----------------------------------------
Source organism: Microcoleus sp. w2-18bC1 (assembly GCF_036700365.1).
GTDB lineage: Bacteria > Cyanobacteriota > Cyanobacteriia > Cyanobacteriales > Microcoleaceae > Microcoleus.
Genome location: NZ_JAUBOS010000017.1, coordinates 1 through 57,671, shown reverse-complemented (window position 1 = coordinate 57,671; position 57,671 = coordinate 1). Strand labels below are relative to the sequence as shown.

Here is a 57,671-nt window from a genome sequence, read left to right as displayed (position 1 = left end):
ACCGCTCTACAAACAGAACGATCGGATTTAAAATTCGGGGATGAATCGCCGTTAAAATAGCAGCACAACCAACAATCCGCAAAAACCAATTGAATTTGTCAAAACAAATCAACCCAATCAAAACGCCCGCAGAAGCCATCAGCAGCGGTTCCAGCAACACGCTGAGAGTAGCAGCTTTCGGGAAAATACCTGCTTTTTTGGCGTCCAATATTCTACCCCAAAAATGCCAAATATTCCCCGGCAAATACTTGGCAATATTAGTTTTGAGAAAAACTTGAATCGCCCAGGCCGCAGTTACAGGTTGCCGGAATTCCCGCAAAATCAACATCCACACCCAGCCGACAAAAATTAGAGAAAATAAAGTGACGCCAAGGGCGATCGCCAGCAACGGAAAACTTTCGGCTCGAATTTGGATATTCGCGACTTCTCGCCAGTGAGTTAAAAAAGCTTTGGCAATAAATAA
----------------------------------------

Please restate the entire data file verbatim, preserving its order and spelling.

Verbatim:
Source organism: Microcoleus sp. w2-18bC1 (assembly GCF_036700365.1).
GTDB lineage: Bacteria > Cyanobacteriota > Cyanobacteriia > Cyanobacteriales > Microcoleaceae > Microcoleus.
Genome location: NZ_JAUBOS010000017.1, coordinates 1 through 57,671, shown reverse-complemented (window position 1 = coordinate 57,671; position 57,671 = coordinate 1). Strand labels below are relative to the sequence as shown.

Here is a 57,671-nt window from a genome sequence, read left to right as displayed (position 1 = left end):
ACCGCTCTACAAACAGAACGATCGGATTTAAAATTCGGGGATGAATCGCCGTTAAAATAGCAGCACAACCAACAATCCGCAAAAACCAATTGAATTTGTCAAAACAAATCAACCCAATCAAAACGCCCGCAGAAGCCATCAGCAGCGGTTCCAGCAACACGCTGAGAGTAGCAGCTTTCGGGAAAATACCTGCTTTTTTGGCGTCCAATATTCTACCCCAAAAATGCCAAATATTCCCCGGCAAATACTTGGCAATATTAGTTTTGAGAAAAACTTGAATCGCCCAGGCCGCAGTTACAGGTTGCCGGAATTCCCGCAAAATCAACATCCACACCCAGCCGACAAAAATTAGAGAAAATAAAGTGACGCCAAGGGCGATCGCCAGCAACGGAAAACTTTCGGCTCGAATTTGGATATTCGCGACTTCTCGCCAGTGAGTTAAAAAAGCTTTGGCAATAAATAA